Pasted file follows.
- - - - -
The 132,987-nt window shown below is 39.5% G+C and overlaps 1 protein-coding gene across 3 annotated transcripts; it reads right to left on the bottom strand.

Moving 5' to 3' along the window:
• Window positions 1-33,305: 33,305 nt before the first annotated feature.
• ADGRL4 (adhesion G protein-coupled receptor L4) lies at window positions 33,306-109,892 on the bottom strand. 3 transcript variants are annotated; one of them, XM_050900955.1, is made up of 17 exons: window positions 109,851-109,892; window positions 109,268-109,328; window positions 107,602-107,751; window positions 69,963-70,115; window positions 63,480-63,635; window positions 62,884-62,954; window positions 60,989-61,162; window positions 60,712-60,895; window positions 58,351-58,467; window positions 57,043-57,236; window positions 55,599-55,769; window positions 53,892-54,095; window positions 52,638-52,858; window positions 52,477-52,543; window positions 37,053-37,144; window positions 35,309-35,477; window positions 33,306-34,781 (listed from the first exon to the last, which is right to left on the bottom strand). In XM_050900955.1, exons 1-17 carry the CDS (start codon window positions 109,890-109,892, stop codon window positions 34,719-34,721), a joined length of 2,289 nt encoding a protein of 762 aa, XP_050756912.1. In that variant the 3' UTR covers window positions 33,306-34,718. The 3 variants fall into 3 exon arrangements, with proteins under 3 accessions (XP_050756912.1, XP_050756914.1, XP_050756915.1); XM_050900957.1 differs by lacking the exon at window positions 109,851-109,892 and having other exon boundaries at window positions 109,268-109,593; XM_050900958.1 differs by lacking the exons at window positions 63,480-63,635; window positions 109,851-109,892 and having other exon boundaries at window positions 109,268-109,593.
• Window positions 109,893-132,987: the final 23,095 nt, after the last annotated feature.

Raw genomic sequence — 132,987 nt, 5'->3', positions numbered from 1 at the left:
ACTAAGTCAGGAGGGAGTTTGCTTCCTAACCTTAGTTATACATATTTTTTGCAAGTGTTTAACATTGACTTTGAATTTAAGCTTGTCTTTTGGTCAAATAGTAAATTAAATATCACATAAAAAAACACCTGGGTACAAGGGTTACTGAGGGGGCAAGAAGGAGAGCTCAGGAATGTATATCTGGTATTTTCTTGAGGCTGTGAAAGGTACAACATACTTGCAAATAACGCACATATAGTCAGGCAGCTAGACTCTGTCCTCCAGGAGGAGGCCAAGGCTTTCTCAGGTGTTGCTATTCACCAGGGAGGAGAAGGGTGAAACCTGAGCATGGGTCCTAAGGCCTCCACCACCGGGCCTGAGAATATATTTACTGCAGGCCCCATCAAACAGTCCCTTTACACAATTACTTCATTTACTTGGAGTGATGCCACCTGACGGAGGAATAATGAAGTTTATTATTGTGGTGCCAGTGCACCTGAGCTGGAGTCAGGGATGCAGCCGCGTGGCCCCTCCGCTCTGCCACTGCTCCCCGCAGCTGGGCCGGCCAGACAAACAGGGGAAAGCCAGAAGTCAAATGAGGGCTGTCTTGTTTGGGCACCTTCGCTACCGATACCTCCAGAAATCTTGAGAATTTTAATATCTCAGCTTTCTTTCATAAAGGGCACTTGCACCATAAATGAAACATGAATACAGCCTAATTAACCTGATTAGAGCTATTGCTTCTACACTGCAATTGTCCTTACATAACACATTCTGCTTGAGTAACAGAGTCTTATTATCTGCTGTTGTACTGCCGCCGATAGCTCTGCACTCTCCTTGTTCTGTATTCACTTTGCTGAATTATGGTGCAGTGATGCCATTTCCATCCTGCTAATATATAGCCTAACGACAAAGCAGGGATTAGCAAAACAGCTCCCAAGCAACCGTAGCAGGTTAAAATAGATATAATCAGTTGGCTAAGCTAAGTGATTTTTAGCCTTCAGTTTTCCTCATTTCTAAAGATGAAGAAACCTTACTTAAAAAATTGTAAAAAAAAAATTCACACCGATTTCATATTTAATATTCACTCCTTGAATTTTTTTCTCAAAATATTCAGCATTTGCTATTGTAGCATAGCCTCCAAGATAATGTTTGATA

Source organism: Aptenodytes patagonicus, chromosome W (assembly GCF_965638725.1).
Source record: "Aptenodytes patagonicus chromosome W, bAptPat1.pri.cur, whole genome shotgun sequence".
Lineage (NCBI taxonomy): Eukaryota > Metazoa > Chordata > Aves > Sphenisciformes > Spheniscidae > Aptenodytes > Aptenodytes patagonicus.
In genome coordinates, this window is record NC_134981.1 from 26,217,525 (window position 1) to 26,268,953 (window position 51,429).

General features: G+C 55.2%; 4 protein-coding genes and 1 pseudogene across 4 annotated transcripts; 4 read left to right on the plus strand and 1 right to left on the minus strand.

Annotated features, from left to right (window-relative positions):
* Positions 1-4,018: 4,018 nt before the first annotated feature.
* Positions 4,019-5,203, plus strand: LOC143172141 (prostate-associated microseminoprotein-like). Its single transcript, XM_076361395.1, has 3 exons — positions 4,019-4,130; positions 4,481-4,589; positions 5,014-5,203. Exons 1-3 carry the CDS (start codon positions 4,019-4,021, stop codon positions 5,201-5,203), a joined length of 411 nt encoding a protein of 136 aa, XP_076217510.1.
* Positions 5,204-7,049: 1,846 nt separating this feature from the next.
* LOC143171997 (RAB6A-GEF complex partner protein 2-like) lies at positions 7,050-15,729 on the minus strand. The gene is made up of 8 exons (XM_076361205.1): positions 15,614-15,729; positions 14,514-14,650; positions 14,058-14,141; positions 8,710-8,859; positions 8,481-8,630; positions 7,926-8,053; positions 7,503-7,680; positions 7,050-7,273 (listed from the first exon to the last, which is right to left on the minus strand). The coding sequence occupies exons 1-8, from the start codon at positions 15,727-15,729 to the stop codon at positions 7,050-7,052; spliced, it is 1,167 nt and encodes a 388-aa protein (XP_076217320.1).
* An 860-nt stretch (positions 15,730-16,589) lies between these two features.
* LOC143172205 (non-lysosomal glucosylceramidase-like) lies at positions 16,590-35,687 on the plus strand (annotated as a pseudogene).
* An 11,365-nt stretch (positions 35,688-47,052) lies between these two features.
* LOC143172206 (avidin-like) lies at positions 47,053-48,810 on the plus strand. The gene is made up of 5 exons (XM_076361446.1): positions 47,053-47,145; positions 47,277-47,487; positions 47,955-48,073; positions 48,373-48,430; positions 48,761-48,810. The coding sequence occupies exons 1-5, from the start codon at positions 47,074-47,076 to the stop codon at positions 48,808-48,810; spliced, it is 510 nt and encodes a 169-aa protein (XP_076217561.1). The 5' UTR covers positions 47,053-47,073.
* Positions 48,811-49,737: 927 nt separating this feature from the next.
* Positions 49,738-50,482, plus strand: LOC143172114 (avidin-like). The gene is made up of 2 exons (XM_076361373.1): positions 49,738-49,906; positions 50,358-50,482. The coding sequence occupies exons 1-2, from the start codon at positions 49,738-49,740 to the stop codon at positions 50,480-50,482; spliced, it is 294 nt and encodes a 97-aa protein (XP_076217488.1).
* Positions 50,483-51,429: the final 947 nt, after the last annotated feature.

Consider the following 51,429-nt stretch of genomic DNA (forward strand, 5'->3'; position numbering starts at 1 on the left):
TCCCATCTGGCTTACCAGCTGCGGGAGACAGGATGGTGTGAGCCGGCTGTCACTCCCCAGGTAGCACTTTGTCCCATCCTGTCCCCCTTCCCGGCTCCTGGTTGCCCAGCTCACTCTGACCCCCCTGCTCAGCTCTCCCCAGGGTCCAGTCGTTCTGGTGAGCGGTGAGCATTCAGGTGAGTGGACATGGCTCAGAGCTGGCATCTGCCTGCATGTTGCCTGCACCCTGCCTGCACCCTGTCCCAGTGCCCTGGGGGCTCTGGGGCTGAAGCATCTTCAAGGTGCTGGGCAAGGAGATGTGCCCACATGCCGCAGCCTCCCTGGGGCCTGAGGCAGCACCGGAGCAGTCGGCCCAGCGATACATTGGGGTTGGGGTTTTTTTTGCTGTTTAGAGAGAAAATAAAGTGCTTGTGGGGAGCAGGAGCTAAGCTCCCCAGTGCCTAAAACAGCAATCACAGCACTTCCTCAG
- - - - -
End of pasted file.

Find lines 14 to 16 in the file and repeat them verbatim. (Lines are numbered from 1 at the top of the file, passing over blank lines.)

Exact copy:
* Positions 1-4,018: 4,018 nt before the first annotated feature.
* Positions 4,019-5,203, plus strand: LOC143172141 (prostate-associated microseminoprotein-like). Its single transcript, XM_076361395.1, has 3 exons — positions 4,019-4,130; positions 4,481-4,589; positions 5,014-5,203. Exons 1-3 carry the CDS (start codon positions 4,019-4,021, stop codon positions 5,201-5,203), a joined length of 411 nt encoding a protein of 136 aa, XP_076217510.1.
* Positions 5,204-7,049: 1,846 nt separating this feature from the next.